Ruined by Reading
In Ruined by Reading, Schwartz immediately engages her reader in a conversation about books and reading. This literary autobiography provides no specific dates or hard information. Her parents and grandparents are presented in family context, but without names. Schwartz is a professional writer, but she does not provide the titles of her novels, when and where they were published, or how they were received. The jacket copy informs the reader that Schwartz’s novels Disturbances in the Field (1983) and The Fatigue Artist (1995) are “acclaimed.” She tells how her elder daughter taught the younger to read, but her courtship, marriage, and the history of her adult family are not provided. What Schwartz does give is a loving, detailed look at her life as a reader of books. Her musings are both abstract, based in extensive critical and philosophical reading, and pungently concrete, always intimately tied to Schwartz herself.
Ruined by Reading: A Life in Books begins in confrontation with a Buddhist scholar, quoted in The New York Times, who claims that the reading of many books interferes with the development of the individual soul. Schwartz weighs this proposition, two square inches of newsprint, taken from her hometown paper, against her own development and the degree to which reading has shaped her life as a writer and an individual. To do this, she retreats to her earliest memories.
A precocious child, Schwartz learned to read at the age of three and a half, playing with the girl upstairs. She was called upon by her father to read from The New York Times to guests as a party trick. Her status as celebrity within her family depended upon this freak ability to read texts she could not yet understand. As she grew older, her status evaporated; everyone her age could read. Yet reading remained a magical pursuit for her, a process which linked breath and cabalistic symbols to sense. Years later, armed with sophisticated literary experience and education, Schwartz still turns to childhood experience as the key in her love of books and belief in the value of reading.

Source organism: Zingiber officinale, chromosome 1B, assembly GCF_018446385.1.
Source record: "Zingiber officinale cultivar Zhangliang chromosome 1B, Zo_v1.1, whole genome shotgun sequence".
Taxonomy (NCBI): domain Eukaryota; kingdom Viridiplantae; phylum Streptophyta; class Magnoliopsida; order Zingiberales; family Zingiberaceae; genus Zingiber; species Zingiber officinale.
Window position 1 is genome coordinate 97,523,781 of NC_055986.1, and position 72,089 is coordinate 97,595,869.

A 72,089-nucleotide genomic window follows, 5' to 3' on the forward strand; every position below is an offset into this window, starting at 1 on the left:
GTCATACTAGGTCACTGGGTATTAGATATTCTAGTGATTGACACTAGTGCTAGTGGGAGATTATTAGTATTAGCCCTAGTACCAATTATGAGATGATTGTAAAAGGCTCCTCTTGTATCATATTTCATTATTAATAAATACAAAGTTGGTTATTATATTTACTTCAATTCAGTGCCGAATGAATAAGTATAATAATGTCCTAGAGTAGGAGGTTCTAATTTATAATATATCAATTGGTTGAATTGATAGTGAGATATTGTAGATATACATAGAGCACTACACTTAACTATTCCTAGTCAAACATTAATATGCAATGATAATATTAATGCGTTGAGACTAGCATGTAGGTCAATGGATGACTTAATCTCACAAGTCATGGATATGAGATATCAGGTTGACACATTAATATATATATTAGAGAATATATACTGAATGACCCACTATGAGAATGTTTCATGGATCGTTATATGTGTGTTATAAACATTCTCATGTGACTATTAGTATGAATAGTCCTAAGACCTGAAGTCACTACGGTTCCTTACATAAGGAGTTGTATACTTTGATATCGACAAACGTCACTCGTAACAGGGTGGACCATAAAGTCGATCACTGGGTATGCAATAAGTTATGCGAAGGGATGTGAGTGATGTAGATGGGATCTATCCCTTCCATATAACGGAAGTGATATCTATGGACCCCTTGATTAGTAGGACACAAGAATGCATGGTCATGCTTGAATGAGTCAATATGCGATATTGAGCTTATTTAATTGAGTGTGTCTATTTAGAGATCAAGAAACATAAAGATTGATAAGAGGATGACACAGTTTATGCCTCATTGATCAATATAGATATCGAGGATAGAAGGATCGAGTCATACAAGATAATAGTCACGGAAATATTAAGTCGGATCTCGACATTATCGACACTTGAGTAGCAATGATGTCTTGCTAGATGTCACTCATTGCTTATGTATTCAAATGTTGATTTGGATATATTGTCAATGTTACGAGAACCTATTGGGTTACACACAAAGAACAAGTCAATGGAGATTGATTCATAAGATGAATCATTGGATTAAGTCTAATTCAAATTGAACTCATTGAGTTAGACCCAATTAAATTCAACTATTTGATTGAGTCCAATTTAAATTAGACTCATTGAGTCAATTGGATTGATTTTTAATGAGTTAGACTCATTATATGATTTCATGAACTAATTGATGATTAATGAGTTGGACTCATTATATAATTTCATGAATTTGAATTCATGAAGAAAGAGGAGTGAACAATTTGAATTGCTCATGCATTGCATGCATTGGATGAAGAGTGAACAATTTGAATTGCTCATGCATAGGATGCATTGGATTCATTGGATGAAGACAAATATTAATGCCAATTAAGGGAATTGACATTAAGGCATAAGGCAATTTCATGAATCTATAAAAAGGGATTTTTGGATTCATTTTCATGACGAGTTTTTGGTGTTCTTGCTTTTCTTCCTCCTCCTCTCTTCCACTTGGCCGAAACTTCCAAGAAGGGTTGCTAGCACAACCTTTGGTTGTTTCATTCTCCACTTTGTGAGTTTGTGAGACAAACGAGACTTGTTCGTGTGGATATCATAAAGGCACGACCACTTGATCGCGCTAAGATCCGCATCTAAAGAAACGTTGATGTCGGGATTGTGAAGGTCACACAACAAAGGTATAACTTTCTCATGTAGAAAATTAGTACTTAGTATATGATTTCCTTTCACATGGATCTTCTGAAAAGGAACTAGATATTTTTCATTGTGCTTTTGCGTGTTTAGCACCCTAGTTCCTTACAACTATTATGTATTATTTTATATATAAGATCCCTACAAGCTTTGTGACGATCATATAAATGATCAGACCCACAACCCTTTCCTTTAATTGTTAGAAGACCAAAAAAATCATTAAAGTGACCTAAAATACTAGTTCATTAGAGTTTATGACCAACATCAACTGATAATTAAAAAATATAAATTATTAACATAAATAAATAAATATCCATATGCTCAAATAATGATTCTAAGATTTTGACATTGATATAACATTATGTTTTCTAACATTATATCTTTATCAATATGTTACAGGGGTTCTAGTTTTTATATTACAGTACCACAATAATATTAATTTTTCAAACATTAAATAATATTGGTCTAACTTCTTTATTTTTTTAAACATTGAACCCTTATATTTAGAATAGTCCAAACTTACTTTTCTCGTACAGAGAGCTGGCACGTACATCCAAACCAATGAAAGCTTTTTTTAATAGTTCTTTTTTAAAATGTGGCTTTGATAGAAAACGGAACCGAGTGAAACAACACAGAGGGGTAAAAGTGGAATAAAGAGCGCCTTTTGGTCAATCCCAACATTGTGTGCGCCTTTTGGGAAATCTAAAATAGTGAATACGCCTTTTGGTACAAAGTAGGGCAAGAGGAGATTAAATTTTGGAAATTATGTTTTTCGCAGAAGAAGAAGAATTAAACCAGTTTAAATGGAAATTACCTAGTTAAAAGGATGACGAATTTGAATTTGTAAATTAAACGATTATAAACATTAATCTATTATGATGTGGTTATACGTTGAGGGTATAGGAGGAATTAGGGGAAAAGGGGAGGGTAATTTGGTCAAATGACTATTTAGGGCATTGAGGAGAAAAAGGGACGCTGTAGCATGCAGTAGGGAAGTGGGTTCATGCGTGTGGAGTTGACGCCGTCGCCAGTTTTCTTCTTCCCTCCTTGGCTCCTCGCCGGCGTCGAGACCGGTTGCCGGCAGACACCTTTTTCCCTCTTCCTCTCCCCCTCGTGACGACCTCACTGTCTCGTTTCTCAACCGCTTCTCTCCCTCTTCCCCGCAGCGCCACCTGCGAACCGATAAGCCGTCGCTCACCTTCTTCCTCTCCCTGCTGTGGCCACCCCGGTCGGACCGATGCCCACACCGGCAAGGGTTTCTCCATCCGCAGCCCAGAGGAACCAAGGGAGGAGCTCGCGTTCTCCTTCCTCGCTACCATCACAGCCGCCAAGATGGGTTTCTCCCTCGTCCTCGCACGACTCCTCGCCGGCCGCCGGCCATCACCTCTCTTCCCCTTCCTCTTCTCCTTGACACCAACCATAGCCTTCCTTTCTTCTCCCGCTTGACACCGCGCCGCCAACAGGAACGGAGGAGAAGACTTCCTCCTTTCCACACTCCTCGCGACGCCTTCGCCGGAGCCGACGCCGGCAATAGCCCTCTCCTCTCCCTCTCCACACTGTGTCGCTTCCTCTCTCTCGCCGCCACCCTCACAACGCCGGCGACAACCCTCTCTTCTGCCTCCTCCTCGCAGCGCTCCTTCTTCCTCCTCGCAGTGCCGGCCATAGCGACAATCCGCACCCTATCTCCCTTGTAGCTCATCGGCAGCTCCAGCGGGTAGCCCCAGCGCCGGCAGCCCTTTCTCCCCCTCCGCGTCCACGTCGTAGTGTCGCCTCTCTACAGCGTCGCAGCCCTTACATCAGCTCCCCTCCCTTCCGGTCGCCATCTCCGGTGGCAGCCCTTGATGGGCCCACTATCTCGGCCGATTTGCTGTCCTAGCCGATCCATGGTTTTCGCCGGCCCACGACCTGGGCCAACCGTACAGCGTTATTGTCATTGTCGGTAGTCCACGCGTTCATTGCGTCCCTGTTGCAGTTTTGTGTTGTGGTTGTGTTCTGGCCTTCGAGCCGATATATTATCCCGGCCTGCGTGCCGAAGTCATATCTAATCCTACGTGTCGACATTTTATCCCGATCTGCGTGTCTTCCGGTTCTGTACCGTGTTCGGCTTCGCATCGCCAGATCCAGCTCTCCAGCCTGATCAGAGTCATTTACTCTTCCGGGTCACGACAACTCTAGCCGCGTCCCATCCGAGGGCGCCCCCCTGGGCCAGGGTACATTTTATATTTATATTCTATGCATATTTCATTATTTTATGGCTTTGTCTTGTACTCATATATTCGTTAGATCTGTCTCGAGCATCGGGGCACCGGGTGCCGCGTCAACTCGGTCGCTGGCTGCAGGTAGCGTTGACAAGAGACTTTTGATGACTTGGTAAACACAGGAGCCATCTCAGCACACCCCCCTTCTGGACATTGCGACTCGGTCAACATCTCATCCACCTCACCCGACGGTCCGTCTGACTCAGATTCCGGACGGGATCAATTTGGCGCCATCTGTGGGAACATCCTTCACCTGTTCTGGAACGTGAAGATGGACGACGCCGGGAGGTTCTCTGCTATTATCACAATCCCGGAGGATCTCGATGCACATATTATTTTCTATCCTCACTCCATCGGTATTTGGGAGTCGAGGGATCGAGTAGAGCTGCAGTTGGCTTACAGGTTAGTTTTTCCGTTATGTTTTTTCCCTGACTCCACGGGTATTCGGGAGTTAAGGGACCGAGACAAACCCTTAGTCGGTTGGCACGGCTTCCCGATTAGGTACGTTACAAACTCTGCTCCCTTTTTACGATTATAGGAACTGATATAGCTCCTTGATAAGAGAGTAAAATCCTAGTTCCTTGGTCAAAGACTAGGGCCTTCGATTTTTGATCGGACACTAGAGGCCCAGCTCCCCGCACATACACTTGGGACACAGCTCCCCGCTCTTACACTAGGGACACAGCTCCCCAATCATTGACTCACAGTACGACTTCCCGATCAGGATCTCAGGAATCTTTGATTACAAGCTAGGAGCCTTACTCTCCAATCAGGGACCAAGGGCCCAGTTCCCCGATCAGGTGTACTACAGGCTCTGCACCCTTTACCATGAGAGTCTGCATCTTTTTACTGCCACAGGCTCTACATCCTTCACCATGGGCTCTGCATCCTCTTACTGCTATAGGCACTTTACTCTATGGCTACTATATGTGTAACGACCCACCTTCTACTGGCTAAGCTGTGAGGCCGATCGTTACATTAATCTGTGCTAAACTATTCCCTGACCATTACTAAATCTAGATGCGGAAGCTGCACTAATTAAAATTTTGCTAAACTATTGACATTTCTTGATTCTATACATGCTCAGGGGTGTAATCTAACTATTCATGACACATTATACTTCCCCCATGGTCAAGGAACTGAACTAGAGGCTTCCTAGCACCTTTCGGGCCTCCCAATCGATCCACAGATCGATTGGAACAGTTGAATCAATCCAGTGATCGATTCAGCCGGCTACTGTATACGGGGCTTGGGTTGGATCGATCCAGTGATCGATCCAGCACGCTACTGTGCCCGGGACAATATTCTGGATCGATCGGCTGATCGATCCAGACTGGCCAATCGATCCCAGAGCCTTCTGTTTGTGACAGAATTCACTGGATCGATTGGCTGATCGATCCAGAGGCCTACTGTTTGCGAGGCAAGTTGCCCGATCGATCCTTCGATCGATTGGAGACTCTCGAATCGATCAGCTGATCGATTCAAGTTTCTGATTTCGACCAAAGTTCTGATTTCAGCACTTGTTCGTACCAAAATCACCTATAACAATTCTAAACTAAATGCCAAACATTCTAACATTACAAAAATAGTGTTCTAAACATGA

Schwartz makes a double demand of her readers. They must be widely read in a variety of texts, from Edgar Allan Poe and Ellery Queen through the philosophical discriminations of French literary critic Jacques Derrida. They must also be willing to enter her childhood bedroom, visit her grandmother, smell the pages and feel the bindings of her childhood books. The narrator expects a fundamental sympathy, a reader who can willingly enter the dialogue at any level.
Odd coincidences and intersections between the family environment and Schwartz’s reading occur in Ruined by Reading. The reticent emotional attitude of Schwartz’s parents cloaked major events such as death and marriage in mystery. As a young girl, the author was puzzled by the meaning of “Little Boy Blue,” Eugene Field’s sentimental poem about toys who faithfully await the return of a small boy who has died. In the same time period, two of her young cousins died, major events she does not explicitly remember, discovered in her later life through oblique family conversation. As a child, she did not connect the mystery of her reading and the family loss; as an adult, she ponders the juxtaposition of the actual deaths of two little boys and the repeated, bewildered reading of a poem, where such a death is lamented. Perhaps the poem allowed Schwartz to absorb emotions her family was unwilling to recognize.
Schwartz’s childhood reading came to her preselected in collected sets or through the magazines to which her parents subscribed. She remembers the stories which affected her and analyses the permutations in her memories of these texts over the years. She cites a few cases where she is able to confront a remembered text, rediscovered years later, with her original understanding of it. Some details are oddly rearranged, major points are forgotten in significant patterns. In the case of the set of Harvard Classics, “in black leather and gold trim,” the volume in which she read and reread Hans Christian Andersen’s fairy tales has disappeared from her possession not just once but twice. The story of “The Little Mermaid,” first read in this volume, underlies many musings about love and the importance of developing an individual voice. However, since translated versions of Andersen’s stories vary widely in precisely the kind of details she remembers, she cannot be sure whether her childhood readings inspired these musings or were retroactively misremembered due to them. Since the book is twice lost, the documentation is lost. There can be no confrontation with the text. Neither Schwartz nor her reader knows surely...
(The entire section is 1945 words.)